Baseball has long been the pastime of America. Although we’ve gravitated in recent years toward football and basketball, baseball is still the destination of choice for a father and son outing – and will always be. Video game baseball also has one thing going for it that basketball and football games this year do not: competition. With MLB: The Show and MLB 2K both still seeking to put out the premier virtual baseball experience, complacency is not an option, and it has driven both series to improve themselves. This year’s iteration of The Show, while it doesn’t change a whole lot from last year, is still, without questions, the preeminent baseball experience.
The first thing you’ll notice is the fantastic presentation Sony has managed to give us. Every little detail is here - from player movements during downtime to coaches relaying signs around the field to venders selling hotdogs and beer - putting you right in the ballpark. Game introductions, player walkups, and cut-scene shots add even more pop. There simply has never been a more immersive baseball game to date. Assisting in this immersion are the visuals. MLB 11: The Show is beautiful. Stadiums are crafted to perfection, and the grass and sand are true-to-life. Player models are smooth and realistic as well, and movement is fluid and purposeful. This game has managed to surpass NBA 2K11 in my mind as the best-looking sports game on the market.
Audio in the game is top-notch as well. The new guy this year is Eric Karros – and he’s also the weak link. He doesn’t add much to the formula, making several bland remarks over the course of the game, but hey, he’s a big name. Dave Campbell and Matt Vasgersian are back and do an excellent job relaying the action from the press box. The crack of the bat, crowd chants (including the ability to create your own cheers), and other sound effects round out the package to draw you in like never before.
The riskiest move by Sony this year is implementing analog controls. Until now, fans were very happy with the button-pushing style. They have clearly realized, however, that the analog movement is inevitable – whether it’s juking down the football field, adjusting a layup in the lane, or powering up a slap shot. Thankfully, The Show implements the feature perfectly. Batting involves pulling the stick down to take your step and begin the swing, and flicking the stick upward rotates the hips and brings the bat through the zone. As you would guess, it’s all about timing and reading the pitch. There is a sweet spot for taking your step. It takes a lot of getting used to, but it’s also extremely rewarding (and realistic) when you guess fastball, time your step perfectly, and put a heater into the bleachers.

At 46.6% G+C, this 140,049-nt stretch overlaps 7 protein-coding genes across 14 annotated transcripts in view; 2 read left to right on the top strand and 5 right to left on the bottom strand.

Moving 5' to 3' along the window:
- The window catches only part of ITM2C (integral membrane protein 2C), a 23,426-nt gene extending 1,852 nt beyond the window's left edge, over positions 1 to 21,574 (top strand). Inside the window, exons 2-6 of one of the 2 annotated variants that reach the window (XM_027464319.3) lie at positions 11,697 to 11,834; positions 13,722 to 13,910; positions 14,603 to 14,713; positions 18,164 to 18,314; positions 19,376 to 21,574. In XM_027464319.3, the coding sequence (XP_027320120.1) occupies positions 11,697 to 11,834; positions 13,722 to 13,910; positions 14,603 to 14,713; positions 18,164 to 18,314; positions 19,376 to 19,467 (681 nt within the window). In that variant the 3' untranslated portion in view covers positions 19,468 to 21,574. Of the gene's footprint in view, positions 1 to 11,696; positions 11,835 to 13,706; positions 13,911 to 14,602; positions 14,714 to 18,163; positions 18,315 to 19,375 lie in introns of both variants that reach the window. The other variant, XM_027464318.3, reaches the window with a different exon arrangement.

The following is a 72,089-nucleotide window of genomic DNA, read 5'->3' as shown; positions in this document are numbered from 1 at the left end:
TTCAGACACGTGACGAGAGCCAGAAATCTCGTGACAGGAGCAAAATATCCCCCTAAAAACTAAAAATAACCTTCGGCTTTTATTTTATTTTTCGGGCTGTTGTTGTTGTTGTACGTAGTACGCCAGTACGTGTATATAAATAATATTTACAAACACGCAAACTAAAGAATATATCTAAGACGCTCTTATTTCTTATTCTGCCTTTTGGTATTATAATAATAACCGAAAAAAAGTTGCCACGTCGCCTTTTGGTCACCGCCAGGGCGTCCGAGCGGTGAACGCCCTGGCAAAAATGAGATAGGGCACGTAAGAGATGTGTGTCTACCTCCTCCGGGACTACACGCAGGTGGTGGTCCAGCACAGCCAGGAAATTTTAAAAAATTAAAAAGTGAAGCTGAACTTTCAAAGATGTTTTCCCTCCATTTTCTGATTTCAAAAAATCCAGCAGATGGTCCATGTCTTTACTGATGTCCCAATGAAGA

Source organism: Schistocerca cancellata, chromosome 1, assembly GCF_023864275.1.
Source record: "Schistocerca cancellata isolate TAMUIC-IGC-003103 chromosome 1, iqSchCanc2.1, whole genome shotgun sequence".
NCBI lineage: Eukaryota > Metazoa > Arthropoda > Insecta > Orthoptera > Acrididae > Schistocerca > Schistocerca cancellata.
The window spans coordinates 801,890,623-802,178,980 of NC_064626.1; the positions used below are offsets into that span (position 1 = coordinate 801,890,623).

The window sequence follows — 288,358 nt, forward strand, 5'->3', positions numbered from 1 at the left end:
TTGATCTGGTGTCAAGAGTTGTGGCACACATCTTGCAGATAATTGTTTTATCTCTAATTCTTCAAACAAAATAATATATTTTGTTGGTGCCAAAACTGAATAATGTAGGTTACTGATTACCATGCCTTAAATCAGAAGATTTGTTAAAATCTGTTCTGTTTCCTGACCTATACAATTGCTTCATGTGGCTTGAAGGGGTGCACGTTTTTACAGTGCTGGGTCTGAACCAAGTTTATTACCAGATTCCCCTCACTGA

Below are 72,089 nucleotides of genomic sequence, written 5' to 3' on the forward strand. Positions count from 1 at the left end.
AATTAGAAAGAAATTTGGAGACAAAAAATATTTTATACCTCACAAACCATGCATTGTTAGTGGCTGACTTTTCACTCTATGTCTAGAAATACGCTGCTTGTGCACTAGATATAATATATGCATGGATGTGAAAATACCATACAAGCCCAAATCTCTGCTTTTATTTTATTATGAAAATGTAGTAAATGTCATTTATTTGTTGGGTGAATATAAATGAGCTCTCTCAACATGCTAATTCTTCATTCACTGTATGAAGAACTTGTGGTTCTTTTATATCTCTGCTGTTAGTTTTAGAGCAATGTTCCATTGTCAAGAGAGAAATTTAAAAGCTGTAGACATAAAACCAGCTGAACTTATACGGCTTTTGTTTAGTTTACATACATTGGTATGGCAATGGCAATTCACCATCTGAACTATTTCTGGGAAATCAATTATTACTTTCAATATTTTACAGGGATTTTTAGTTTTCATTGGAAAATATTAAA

Pitching is also done with the analog stick. Once you’ve chosen your pitch and location, simply pull the stick down to start the power meter and flick the stick up to release the ball. While pitching, however, the direction of your flick directly determines the location. Straight up is right down the middle, and so on. Depending on the location you choose, a dot shows you where to aim, but it’s not always easy to hit the target. It makes for a very involved process, and some great pitcher-hitter battles. Fielding is handled in much the same way. To throw to first base you simply hold the analog stick to the right and release once the power bar is inside the green sweet spot. You’ll find that accurate pitches and throws require concentration on every play, which only serves to draw you into the experience in a great way.
The staple mode for the series has always been the Road to the Show. It’s largely unchanged, but there are certainly subtle tweaks that enhance the experience. Just one example is the way in which your at-bats are graded. Instead of accomplishing certain goals, you’re now judged on the quality and outcome of the at-bat in general. This approach is much more realistic, and you don’t feel like you’re being punished for not doing the “correct good thing.” It’s a long and cumbersome mode, but for those who stick it out, making it to the big leagues is a rewarding experience.
Franchise mode is also largely unchanged, but still offers the best available way to take a team to the top of the majors. You’ll be able to establish your full roster, trade, trade, and trade, decide what type of team you want to build, deal with contracts, and track any stat you could possibly think of. Again – it’s long, but for the hardcore manager in us all, it’s the only way to play.
The rest of the usual modes are all there, and are just as you’d expect them: Home-Run Derby (now playable with the PlayStation Move), Exhibition, Practice, etc. You’ll of course spend most of your time in Franchise mode and Road to the Show.
MLB 11: The Show doesn’t change a ton of content from last year, but that’s not a bad thing. It makes enough small improvements to the visuals, animations, and gameplay mechanics to keep the experience fresh while advancing the series. It is by far the best baseball game ever made, without a doubt. If you’re a baseball fan, sports fan, or even if you simply own a PS3, this game is a must-have.